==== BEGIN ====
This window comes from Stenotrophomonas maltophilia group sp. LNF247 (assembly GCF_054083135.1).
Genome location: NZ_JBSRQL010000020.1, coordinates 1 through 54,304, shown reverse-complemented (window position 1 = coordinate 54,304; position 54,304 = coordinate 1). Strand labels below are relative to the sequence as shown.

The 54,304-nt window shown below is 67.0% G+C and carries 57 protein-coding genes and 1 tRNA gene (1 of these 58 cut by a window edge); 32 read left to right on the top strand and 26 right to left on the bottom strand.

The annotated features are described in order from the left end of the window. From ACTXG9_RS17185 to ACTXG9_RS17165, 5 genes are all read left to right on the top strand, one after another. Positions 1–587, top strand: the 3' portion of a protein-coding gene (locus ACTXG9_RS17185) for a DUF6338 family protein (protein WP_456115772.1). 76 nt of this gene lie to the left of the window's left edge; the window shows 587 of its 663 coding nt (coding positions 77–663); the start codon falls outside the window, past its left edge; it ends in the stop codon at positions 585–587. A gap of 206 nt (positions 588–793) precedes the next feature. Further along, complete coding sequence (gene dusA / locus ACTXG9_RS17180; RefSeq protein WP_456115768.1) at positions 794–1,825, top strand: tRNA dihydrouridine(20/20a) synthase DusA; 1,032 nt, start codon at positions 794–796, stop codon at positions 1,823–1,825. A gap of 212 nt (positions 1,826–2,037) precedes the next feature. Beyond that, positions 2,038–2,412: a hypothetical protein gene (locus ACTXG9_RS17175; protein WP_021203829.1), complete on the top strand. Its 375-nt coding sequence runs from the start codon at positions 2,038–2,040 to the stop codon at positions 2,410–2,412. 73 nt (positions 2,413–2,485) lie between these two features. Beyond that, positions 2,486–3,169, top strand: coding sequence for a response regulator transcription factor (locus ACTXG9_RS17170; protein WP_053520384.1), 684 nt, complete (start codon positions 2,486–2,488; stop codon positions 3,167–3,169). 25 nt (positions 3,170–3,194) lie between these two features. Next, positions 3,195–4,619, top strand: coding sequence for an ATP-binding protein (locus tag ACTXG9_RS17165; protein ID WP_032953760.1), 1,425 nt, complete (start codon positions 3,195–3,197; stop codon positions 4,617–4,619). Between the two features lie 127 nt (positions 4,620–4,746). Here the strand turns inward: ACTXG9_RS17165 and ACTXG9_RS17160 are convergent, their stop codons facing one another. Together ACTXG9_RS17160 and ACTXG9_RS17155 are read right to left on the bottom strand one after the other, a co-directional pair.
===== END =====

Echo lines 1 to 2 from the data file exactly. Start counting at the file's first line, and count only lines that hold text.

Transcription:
This window comes from Stenotrophomonas maltophilia group sp. LNF247 (assembly GCF_054083135.1).
Genome location: NZ_JBSRQL010000020.1, coordinates 1 through 54,304, shown reverse-complemented (window position 1 = coordinate 54,304; position 54,304 = coordinate 1). Strand labels below are relative to the sequence as shown.